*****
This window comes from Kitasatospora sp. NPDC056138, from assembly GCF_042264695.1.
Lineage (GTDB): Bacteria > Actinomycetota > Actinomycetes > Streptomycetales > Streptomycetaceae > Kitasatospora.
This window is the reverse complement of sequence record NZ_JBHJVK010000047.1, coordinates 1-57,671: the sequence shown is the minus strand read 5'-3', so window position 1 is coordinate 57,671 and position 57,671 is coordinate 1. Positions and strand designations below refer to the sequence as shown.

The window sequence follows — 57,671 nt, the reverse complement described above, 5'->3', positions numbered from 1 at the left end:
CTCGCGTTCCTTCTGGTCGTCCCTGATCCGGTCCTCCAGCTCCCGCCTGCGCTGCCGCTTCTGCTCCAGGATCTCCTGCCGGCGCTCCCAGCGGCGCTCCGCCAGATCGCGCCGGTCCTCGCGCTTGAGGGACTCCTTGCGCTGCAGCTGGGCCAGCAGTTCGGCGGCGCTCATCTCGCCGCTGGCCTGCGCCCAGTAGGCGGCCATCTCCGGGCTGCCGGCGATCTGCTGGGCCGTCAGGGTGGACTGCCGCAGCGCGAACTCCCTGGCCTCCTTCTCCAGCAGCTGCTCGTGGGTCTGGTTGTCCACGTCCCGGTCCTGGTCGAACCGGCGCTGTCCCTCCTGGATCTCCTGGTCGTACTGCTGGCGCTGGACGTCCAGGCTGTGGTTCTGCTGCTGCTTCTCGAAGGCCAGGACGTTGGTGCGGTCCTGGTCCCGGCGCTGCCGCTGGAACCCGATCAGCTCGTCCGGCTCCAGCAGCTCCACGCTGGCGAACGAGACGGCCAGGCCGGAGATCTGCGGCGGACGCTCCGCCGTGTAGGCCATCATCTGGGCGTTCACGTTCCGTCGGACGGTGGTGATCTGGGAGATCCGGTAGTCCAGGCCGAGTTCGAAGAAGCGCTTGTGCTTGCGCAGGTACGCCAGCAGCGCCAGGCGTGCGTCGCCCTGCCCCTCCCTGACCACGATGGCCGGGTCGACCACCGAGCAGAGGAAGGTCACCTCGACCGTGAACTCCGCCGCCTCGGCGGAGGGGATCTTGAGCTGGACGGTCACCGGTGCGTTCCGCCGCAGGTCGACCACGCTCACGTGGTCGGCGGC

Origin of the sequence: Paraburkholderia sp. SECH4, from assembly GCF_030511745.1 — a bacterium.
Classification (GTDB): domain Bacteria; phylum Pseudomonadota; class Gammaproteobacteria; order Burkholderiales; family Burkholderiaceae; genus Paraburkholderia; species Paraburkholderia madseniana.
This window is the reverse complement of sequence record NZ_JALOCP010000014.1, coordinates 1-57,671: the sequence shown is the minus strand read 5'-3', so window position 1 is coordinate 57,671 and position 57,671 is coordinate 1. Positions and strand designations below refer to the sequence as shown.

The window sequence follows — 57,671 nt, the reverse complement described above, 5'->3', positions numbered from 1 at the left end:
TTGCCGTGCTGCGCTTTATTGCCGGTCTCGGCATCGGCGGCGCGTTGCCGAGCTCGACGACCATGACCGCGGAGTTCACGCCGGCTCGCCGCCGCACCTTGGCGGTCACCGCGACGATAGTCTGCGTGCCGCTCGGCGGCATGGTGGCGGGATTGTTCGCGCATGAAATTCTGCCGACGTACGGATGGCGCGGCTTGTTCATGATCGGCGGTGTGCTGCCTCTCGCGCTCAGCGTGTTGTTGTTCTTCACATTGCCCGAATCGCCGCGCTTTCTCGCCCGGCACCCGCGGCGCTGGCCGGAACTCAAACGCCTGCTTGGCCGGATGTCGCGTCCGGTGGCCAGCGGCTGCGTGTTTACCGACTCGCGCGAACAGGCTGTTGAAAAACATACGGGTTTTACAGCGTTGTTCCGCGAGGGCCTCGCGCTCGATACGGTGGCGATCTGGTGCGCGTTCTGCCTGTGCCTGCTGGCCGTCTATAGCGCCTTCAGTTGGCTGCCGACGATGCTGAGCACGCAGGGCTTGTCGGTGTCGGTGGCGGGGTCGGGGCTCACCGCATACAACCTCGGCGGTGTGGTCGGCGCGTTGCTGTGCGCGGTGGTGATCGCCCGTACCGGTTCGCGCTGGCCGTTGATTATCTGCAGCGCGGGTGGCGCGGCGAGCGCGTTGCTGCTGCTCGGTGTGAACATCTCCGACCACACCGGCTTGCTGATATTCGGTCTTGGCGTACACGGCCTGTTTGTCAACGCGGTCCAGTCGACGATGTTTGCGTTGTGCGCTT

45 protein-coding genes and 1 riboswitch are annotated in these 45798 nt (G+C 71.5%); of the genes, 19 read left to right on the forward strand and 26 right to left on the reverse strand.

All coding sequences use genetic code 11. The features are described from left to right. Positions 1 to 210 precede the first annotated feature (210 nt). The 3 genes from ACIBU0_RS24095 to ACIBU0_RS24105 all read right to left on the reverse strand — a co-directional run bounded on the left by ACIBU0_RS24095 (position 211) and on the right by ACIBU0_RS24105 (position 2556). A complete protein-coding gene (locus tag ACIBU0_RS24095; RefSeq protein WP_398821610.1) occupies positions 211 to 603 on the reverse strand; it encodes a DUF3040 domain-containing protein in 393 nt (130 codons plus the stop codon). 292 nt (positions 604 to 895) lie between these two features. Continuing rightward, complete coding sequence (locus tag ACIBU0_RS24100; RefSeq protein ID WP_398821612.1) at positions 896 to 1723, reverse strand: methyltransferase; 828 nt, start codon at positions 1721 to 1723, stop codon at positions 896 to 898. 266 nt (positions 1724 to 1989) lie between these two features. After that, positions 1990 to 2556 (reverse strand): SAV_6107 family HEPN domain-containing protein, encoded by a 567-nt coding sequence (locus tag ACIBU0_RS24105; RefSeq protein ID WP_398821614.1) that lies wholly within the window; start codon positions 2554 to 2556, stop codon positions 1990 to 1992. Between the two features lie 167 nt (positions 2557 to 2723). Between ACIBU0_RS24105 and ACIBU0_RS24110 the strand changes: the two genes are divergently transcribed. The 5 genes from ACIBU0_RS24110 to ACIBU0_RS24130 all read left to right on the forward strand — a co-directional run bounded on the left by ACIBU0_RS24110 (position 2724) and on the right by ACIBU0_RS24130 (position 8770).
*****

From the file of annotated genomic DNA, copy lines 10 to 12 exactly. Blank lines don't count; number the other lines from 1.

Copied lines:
TTGCCGTGCTGCGCTTTATTGCCGGTCTCGGCATCGGCGGCGCGTTGCCGAGCTCGACGACCATGACCGCGGAGTTCACGCCGGCTCGCCGCCGCACCTTGGCGGTCACCGCGACGATAGTCTGCGTGCCGCTCGGCGGCATGGTGGCGGGATTGTTCGCGCATGAAATTCTGCCGACGTACGGATGGCGCGGCTTGTTCATGATCGGCGGTGTGCTGCCTCTCGCGCTCAGCGTGTTGTTGTTCTTCACATTGCCCGAATCGCCGCGCTTTCTCGCCCGGCACCCGCGGCGCTGGCCGGAACTCAAACGCCTGCTTGGCCGGATGTCGCGTCCGGTGGCCAGCGGCTGCGTGTTTACCGACTCGCGCGAACAGGCTGTTGAAAAACATACGGGTTTTACAGCGTTGTTCCGCGAGGGCCTCGCGCTCGATACGGTGGCGATCTGGTGCGCGTTCTGCCTGTGCCTGCTGGCCGTCTATAGCGCCTTCAGTTGGCTGCCGACGATGCTGAGCACGCAGGGCTTGTCGGTGTCGGTGGCGGGGTCGGGGCTCACCGCATACAACCTCGGCGGTGTGGTCGGCGCGTTGCTGTGCGCGGTGGTGATCGCCCGTACCGGTTCGCGCTGGCCGTTGATTATCTGCAGCGCGGGTGGCGCGGCGAGCGCGTTGCTGCTGCTCGGTGTGAACATCTCCGACCACACCGGCTTGCTGATATTCGGTCTTGGCGTACACGGCCTGTTTGTCAACGCGGTCCAGTCGACGATGTTTGCGTTGTGCGCTT

45 protein-coding genes and 1 riboswitch are annotated in these 45798 nt (G+C 71.5%); of the genes, 19 read left to right on the forward strand and 26 right to left on the reverse strand.

All coding sequences use genetic code 11. The features are described from left to right. Positions 1 to 210 precede the first annotated feature (210 nt). The 3 genes from ACIBU0_RS24095 to ACIBU0_RS24105 all read right to left on the reverse strand — a co-directional run bounded on the left by ACIBU0_RS24095 (position 211) and on the right by ACIBU0_RS24105 (position 2556). A complete protein-coding gene (locus tag ACIBU0_RS24095; RefSeq protein WP_398821610.1) occupies positions 211 to 603 on the reverse strand; it encodes a DUF3040 domain-containing protein in 393 nt (130 codons plus the stop codon). 292 nt (positions 604 to 895) lie between these two features. Continuing rightward, complete coding sequence (locus tag ACIBU0_RS24100; RefSeq protein ID WP_398821612.1) at positions 896 to 1723, reverse strand: methyltransferase; 828 nt, start codon at positions 1721 to 1723, stop codon at positions 896 to 898. 266 nt (positions 1724 to 1989) lie between these two features. After that, positions 1990 to 2556 (reverse strand): SAV_6107 family HEPN domain-containing protein, encoded by a 567-nt coding sequence (locus tag ACIBU0_RS24105; RefSeq protein ID WP_398821614.1) that lies wholly within the window; start codon positions 2554 to 2556, stop codon positions 1990 to 1992. Between the two features lie 167 nt (positions 2557 to 2723). Between ACIBU0_RS24105 and ACIBU0_RS24110 the strand changes: the two genes are divergently transcribed. The 5 genes from ACIBU0_RS24110 to ACIBU0_RS24130 all read left to right on the forward strand — a co-directional run bounded on the left by ACIBU0_RS24110 (position 2724) and on the right by ACIBU0_RS24130 (position 8770).